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Regulating the Internet Like a Utility: Wicker Questions FCC on How It Will Affect You

WASHINGTON, D.C.–Your mobile device, your smart phone, your laptop, however you browse the internet, it will likely be impacted by new ruled in DC that allow the FCC (Federal Communications Commission) to regulate it like a utility, like your water and lights.

Sen. Roger Wicker (R-Miss.) opposes the plan and questioned members of the FCC during a committee hearing in the Senate Wednesday. Wicker is on the Senate Committee on Commerce, Science, and Transportation.

“In terms of protecting the flexibility and the ability going forward of this huge engine of the economy, what does this order do?” Wicker asked FCC Commissioner Ajit Pai.

“I think this will have a significant negative impact, and the best example of that is mobile data,” Commissioner Pai responded. “The introduction of the smart phone in 2007 generated an explosion in mobile data use, which carriers had to struggle to keep up with. And they did that by investing billions of dollars in spectrum and billions more in wireless infrastructure. It was because mobile data was lightly regulated, as an information service, that we saw all sorts of benefits to consumers.”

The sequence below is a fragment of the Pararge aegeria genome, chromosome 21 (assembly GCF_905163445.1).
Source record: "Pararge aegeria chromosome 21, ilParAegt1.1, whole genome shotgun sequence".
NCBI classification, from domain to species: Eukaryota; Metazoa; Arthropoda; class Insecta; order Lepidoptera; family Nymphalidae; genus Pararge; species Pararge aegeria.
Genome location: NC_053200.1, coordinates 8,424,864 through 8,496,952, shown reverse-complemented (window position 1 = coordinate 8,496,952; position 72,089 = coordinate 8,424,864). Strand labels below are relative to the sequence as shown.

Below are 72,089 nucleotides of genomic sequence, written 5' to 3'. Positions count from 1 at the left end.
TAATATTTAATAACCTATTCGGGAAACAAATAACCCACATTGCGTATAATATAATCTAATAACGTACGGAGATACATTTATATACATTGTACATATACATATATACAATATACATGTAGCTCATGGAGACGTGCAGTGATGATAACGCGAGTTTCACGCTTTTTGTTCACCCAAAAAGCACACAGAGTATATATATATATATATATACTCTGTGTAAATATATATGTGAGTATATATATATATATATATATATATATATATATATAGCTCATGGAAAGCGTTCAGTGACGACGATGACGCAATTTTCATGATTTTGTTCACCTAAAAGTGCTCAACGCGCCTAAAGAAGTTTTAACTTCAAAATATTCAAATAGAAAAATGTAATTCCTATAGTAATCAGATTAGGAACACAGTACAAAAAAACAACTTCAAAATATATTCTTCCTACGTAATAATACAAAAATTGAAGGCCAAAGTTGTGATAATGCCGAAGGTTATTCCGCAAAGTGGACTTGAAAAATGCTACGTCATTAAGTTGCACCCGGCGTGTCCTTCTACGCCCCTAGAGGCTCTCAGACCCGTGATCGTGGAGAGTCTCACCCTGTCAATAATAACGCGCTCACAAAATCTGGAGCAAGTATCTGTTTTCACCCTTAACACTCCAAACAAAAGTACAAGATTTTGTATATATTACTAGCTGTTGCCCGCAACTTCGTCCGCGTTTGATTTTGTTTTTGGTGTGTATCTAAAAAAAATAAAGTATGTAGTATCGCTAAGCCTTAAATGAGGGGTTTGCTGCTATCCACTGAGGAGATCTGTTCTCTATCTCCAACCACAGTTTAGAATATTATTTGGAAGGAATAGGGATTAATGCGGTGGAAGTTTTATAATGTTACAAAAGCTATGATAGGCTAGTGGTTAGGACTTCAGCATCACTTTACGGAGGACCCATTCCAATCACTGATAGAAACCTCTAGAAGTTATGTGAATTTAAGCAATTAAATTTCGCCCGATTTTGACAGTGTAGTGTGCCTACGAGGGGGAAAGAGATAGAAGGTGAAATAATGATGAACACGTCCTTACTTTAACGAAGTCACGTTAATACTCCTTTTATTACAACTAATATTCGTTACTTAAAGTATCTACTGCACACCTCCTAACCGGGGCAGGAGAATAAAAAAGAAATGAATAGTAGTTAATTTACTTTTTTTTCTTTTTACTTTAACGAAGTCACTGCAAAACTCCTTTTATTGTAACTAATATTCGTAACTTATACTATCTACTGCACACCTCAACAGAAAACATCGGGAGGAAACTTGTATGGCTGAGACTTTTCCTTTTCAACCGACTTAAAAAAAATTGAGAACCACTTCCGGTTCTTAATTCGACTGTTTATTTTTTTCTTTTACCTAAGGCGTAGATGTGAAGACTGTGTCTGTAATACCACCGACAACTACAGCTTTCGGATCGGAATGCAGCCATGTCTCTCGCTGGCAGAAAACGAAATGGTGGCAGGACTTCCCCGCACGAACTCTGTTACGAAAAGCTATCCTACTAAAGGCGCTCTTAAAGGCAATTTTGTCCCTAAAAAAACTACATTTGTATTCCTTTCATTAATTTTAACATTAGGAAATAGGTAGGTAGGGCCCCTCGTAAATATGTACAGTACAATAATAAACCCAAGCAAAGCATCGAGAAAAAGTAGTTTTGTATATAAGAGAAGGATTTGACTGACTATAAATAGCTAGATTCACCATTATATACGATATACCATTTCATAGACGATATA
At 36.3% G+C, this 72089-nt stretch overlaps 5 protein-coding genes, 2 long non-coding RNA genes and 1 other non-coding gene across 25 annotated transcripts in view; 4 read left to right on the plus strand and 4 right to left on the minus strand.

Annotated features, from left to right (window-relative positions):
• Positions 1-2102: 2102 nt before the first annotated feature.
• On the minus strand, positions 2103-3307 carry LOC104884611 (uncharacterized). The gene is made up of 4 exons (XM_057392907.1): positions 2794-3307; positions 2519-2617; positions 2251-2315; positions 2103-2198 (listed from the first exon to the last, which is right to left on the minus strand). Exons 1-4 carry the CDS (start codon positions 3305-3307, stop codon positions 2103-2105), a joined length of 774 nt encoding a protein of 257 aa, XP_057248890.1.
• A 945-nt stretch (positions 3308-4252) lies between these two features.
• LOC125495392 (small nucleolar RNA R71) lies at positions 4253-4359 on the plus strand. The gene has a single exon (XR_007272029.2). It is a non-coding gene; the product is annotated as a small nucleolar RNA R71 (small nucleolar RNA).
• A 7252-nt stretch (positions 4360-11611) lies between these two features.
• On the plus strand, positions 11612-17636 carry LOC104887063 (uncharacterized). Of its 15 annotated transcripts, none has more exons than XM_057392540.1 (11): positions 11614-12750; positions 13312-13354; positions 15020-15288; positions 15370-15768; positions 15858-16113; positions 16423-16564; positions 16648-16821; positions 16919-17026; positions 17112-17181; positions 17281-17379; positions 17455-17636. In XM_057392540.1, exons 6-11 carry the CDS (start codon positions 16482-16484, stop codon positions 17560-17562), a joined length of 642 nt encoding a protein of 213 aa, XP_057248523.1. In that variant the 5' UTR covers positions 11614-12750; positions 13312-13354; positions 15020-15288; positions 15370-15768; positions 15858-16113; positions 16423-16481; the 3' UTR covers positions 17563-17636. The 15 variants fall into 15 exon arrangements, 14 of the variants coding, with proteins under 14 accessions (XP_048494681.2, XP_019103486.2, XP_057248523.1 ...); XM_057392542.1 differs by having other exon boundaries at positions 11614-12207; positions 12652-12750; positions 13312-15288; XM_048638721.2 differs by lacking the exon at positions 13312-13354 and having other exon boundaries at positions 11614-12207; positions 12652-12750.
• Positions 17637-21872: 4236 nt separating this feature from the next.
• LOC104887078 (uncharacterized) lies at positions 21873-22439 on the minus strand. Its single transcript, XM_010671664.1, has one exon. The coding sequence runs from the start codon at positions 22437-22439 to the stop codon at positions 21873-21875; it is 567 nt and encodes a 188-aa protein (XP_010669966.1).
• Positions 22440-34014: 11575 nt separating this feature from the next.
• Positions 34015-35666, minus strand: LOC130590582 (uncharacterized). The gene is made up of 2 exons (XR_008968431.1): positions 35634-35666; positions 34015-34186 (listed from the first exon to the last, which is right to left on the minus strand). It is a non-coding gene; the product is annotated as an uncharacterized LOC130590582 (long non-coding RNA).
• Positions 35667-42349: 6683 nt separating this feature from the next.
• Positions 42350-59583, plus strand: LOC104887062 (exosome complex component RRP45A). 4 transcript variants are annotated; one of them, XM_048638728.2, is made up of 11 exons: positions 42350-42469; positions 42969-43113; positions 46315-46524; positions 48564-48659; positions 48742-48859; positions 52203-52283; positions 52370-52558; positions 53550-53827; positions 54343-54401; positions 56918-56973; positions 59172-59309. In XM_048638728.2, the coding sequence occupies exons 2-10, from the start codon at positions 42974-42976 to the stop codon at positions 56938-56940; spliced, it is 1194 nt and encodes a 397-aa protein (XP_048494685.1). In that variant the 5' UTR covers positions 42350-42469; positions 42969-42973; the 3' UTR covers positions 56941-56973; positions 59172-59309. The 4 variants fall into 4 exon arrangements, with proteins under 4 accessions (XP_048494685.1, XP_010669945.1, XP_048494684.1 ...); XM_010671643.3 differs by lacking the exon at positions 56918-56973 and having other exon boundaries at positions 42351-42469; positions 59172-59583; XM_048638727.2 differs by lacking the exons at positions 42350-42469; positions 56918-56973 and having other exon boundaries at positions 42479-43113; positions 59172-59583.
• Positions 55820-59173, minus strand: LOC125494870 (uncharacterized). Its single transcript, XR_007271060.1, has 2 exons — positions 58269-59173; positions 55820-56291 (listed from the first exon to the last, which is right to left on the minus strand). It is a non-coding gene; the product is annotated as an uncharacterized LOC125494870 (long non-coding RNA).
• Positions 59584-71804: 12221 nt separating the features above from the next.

“These harmful and needless rules could discourage investment and innovation, and ultimately threaten the online experience that consumers enjoy and rely on today,” said Wicker.

Wicker also highlighted the need of many rural consumers who are dependent on Universal Service Fund (USF)-supported wireless networks. He pressed Chairman Wheeler on providing some assurance that these consumers, including many in Mississippi, would not lose their current ability to choose the wireless service they need to access health care, educational tools, or run their farms and small businesses.

For example, the University of Mississippi Medical Center, as well as the North Sunflower Medical Center in Ruleville,depend on a reliable broadband connection to operate telemedicine programs. USF provides a support mechanism in rural areas to allow patients to interact with medical professionals around the clock from their homes or even while operating equipment in the field.

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